I am not always completely alone. From time to time I see other people out there. The divorced father with his son for the weekend. The determined dog walker. The middle-aged woman enjoying the great outdoors with her well-worn cane. All silent, insisting on the steps and adhering to their self-imposed vows of silence. We pass each other, silent and suspicious, barely making eye contact… jolted back into surface awareness until the wayward footsteps fade and our deep communion with nature draws us back under its spell.
We hit the boardwalks and nature trails to be alone, away from other people. Some of us are responding to a primal call to the little bits of landscape that money and pollution have yet to change or ruin. Some of us need a place away from parents, spouses, and other authority figures. Some of us need a safe place to exercise. Some of us are looking for a place to drink underage beers and smoke illicit substances. Some of us need a quiet place to think or heal. Today I have been looking for the words to fill this unwritten idea of a personal essay.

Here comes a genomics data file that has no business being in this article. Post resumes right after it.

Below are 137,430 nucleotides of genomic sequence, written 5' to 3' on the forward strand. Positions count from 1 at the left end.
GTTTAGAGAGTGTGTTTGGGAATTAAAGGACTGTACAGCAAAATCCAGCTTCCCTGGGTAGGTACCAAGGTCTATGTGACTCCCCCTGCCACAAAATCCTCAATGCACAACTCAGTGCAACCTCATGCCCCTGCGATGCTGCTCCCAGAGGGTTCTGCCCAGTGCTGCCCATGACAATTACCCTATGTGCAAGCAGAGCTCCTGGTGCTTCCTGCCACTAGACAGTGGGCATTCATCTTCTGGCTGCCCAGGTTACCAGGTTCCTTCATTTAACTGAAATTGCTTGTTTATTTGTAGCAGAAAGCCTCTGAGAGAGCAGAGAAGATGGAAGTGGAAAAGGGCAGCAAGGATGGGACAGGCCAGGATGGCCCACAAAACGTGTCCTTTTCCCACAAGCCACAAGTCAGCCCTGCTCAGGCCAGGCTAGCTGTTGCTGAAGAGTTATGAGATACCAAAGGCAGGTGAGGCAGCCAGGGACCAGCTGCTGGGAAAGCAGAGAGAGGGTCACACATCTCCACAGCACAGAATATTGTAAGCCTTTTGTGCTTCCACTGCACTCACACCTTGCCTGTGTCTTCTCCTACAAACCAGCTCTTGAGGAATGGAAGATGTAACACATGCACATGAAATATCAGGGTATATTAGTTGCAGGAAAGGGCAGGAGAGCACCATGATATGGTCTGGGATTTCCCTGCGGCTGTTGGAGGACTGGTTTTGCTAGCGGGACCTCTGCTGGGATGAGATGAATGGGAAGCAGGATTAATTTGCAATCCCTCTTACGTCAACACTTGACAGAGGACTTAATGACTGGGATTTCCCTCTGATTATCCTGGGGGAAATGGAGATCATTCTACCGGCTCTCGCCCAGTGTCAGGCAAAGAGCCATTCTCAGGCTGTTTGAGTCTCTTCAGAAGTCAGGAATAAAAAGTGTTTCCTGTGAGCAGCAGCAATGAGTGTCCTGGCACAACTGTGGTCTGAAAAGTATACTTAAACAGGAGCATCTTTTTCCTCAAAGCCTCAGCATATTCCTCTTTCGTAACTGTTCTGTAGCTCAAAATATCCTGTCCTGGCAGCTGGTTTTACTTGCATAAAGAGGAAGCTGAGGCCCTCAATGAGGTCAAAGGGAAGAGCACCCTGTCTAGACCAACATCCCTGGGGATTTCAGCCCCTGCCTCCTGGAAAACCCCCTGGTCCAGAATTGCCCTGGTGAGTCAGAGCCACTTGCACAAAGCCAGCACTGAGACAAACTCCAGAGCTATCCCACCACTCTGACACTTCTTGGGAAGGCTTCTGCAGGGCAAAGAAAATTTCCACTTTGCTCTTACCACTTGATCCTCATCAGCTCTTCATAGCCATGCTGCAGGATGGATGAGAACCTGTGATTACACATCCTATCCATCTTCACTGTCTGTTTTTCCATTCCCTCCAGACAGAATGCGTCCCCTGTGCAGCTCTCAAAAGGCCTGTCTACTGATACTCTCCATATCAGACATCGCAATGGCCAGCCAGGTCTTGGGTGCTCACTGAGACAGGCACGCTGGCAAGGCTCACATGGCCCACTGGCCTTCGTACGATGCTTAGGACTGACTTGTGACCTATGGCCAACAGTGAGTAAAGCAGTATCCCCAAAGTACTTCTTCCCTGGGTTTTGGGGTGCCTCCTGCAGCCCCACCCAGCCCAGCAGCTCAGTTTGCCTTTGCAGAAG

Walking into the mangroves instantly takes me elsewhere. Odors change, from car exhaust and hot pavement to oxygen and compost released by plants. Memories tied to my sense of smell sizzle electromagnetically on their way into visual existence. Scenes from my adventurous childhood are organically mounted in my thoughts.
The after school hours and weekends gave me ample time to explore all the nooks and crannies of my hometown. I would go out on foot and follow the paths and paths that were revealed to me.